Summer internships are critical to a quality MBA experience. They offer vital insights and a chance to apply classroom knowledge to real-world scenarios. We recently spoke with five MBA students to hear about their summer internship journeys.
As tech opportunities outside traditional hubs like Silicon Valley and New York continue to grow, Houston is becoming a hot spot in the field. In Sept. 2022, business technology news site CIO ranked Houston fifth on a list of the 12 fastest-growing cities in the U.S. for IT talent. And MarketWatch has praised Houston businesses for pivoting from the legendary oil and gas businesses of the past to focus on fostering technology.
As a student in any one of the MBA programs at Rice Business, you’ll be at the center of all of that innovation. And, you’re close to the other two top tech hubs in the state, according to Forbes, Austin and Dallas.
Twenty percent of graduates of the MBA program go on to careers in tech, where they earn a mean starting salary of $129,121 (Full-Time MBA stats). And they’re ready for these careers thanks to coursework that covers entrepreneurship and product development. Plus, the MBA offers concentrations in accounting, energy, entrepreneurship, finance, health care, marketing, operations management, real estate and strategic management, so you can customize your degree for the type of tech work you want to do.
Interested in Rice Business?
The Rice Business Career Development Office (CDO) will be an essential partner as you work towards a career in tech. During the summer before your first semester, the CDO offers an alumni panel dedicated to technology, and past panels have featured alums working at Dell, HPE, Facebook/Meta and Apple. Each fall, there is a Technology Career Connections event that brings together students and recruiters in the technology industry, organized by the CDO’s dedicated relationship manager for tech companies. Throughout the year, the CDO also offers career education workshops designed for students interested in product management roles in technology.
And while there is plenty of access to tech companies at home in Houston, the CDO also hosts an annual Austin trip, where students can network with Rice Business alumni at tech companies with outposts in that city, including Dell, Facebook, Indeed.com, Rackspace, Oracle, Tesla and eBay.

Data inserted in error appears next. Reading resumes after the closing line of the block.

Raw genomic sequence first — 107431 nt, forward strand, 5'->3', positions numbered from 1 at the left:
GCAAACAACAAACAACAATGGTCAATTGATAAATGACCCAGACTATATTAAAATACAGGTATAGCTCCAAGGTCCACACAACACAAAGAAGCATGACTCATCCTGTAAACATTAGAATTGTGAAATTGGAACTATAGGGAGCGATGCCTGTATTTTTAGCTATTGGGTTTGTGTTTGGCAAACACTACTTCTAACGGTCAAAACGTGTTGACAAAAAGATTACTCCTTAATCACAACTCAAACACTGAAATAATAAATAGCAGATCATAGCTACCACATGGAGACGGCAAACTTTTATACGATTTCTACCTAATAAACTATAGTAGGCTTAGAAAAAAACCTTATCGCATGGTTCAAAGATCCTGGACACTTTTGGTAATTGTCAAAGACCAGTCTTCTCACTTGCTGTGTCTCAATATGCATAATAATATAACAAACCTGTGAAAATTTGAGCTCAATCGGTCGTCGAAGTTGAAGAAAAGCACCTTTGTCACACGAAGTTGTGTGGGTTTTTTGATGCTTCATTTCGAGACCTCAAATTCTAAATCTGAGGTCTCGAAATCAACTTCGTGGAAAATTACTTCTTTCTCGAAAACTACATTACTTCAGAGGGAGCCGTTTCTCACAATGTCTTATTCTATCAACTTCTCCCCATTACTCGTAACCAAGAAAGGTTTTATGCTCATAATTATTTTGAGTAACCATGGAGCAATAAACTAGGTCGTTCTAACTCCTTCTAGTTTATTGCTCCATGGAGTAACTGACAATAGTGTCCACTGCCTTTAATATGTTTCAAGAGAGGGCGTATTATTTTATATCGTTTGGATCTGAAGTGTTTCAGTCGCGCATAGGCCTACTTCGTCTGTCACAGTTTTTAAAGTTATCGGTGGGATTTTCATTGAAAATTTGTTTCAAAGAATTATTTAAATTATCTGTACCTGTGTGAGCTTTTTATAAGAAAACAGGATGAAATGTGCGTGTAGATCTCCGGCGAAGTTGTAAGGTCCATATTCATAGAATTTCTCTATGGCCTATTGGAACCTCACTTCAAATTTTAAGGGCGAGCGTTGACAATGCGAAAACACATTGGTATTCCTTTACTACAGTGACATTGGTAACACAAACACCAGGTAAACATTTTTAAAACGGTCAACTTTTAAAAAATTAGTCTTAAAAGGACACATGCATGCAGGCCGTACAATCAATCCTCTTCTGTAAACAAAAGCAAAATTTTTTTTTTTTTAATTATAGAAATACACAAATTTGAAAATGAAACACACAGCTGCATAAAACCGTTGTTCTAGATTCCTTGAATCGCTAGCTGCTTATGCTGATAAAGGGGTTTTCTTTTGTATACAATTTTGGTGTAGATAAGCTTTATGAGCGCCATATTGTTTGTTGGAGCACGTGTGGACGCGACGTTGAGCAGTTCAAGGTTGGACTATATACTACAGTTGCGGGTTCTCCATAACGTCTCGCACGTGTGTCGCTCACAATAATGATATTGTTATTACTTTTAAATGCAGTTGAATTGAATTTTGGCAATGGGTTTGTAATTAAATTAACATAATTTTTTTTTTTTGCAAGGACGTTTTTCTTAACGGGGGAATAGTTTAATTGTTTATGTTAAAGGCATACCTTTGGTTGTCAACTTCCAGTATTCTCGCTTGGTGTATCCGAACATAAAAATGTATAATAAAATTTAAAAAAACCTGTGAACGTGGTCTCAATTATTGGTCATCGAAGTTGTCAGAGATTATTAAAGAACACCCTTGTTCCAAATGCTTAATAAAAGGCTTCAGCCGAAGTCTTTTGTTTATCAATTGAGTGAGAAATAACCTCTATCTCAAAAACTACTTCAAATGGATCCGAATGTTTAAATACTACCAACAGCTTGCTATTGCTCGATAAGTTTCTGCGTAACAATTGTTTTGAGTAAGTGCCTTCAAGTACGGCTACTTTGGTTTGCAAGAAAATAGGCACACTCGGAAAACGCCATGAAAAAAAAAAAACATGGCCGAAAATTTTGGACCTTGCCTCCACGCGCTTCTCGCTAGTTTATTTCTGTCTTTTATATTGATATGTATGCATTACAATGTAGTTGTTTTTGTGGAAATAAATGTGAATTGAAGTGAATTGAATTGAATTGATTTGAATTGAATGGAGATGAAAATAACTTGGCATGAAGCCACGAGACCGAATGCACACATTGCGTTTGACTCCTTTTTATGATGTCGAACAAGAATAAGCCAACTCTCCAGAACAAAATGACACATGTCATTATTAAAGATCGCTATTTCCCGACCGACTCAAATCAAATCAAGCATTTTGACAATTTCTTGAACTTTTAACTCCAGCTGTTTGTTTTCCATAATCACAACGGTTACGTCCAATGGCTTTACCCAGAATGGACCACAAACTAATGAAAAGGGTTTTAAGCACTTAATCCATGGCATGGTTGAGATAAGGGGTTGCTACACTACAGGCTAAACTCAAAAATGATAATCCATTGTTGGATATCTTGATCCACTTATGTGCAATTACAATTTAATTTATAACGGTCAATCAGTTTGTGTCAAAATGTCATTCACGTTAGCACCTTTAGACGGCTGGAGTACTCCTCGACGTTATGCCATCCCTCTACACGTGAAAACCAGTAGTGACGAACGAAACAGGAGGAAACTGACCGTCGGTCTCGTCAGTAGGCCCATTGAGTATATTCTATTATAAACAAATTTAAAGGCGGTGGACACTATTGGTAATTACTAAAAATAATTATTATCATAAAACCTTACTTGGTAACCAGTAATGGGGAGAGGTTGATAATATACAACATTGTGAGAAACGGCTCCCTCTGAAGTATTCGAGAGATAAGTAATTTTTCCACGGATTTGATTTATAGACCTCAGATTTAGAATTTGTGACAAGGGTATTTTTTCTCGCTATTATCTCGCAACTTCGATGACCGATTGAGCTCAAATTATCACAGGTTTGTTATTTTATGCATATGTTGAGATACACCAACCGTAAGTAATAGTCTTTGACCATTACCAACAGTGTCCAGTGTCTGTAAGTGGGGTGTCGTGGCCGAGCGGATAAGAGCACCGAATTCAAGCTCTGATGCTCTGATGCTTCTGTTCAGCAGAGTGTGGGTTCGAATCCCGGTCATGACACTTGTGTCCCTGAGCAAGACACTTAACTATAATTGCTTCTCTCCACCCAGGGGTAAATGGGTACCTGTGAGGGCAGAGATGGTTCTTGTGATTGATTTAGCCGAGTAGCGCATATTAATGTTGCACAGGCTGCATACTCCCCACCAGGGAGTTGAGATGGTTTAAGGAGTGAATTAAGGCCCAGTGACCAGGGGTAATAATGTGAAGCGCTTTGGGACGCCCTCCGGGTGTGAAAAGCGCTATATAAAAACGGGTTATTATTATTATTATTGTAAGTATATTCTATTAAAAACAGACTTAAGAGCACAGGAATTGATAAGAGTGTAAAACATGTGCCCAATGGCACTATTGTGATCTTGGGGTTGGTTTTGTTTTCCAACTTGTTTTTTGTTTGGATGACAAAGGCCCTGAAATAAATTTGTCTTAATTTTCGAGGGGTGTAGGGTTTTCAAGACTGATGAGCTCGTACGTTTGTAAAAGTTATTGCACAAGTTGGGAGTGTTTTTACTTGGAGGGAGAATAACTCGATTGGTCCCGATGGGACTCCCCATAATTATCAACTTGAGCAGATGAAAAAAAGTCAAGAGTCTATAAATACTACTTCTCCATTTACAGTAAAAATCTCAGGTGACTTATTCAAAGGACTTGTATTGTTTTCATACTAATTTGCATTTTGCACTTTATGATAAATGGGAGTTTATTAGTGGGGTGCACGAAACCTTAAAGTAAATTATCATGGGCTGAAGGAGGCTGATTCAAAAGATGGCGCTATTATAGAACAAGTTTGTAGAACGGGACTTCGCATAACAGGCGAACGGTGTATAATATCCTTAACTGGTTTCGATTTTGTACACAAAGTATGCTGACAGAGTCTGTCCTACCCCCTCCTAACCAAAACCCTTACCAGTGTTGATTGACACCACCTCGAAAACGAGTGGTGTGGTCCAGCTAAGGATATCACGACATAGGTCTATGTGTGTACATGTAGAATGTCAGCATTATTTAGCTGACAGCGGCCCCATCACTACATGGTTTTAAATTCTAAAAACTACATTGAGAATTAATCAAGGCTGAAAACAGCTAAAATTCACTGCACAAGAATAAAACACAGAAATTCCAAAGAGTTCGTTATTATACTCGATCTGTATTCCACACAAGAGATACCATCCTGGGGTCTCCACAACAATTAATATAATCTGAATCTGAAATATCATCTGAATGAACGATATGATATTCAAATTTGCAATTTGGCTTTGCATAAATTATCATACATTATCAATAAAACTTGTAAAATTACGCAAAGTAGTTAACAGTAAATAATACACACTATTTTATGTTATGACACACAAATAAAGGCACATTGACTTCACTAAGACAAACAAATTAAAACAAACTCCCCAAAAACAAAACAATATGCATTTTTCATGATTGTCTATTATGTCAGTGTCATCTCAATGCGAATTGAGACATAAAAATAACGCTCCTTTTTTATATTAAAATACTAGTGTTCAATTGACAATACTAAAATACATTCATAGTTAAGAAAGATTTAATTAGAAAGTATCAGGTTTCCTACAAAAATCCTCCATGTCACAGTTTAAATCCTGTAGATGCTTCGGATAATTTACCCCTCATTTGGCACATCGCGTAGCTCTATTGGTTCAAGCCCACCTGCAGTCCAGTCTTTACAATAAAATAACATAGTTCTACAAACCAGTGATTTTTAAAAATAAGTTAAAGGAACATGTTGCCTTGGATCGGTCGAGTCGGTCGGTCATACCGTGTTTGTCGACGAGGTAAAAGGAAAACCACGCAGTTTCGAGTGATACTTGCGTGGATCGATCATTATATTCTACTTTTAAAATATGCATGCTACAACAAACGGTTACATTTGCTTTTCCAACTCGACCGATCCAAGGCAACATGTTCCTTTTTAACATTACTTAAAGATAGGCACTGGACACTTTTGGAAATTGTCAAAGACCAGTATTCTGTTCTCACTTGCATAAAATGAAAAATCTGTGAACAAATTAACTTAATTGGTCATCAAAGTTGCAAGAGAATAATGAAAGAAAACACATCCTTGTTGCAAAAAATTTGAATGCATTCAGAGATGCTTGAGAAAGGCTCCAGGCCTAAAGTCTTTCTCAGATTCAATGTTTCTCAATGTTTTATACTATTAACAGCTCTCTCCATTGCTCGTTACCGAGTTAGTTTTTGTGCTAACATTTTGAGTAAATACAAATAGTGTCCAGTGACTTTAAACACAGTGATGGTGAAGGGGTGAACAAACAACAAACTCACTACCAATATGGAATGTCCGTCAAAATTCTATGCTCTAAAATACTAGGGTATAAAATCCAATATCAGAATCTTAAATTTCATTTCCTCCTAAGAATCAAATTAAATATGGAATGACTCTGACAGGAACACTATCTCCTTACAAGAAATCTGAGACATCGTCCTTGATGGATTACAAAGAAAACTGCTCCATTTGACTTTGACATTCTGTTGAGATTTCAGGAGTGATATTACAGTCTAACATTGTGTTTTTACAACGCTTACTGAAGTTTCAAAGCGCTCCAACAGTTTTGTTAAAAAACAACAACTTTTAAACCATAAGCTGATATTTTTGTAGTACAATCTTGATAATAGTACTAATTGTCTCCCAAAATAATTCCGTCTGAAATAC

Phil Heavilin, the executive director of the CDO, also recommends that students interested in tech careers utilize the office’s technology career communities site. “On this page, the CDO team curates career development information, job search strategies, articles and resources specifically for the technology industry,” Heavilin says. “Students can also view alumni that work in the technology sector and have active profiles on the Rice University online networking platform, Sallyportal.”
The CDO collaborates with the Student Technology Association to host networking and panel events, plus networking trips to San Francisco and Seattle.
Beyond the alumni networking events and trips to other tech hubs, the Student Technology Association also helps prepare members for careers in the field with skill development workshops in statistical analysis programs Tableau, SQL and R.
Hear From Rice Business Alums in Tech
To get a sense of what it's like to work in the tech industry — and how an MBA from Rice Business is an asset in the field — take a listen to Full-Time MBA alumni who’ve shared their stories on the “Owl Have You Know” podcast, produced by Rice Business. Check out some of our episodes:
Aruna Viswanathan '01 joins host David Droogleever to discuss her pivot from engineering to tech investing and entrepreneurship, provide essential tips for beginner investors and talk about AlphaX Decision Sciences, the energy AI software company she co-founded.
This episode is part of a set of short interviews which were recorded during Alumni Reunion Week 2021. Tamara Hughes '16 joins host David Droogleever in the Owl's Nest.
Devina Bhojwani '06, president and co-owner of IDEA Lab Kids International, talks about her pivot from working at an international offshore drilling contractor to entrepreneurship within the education space.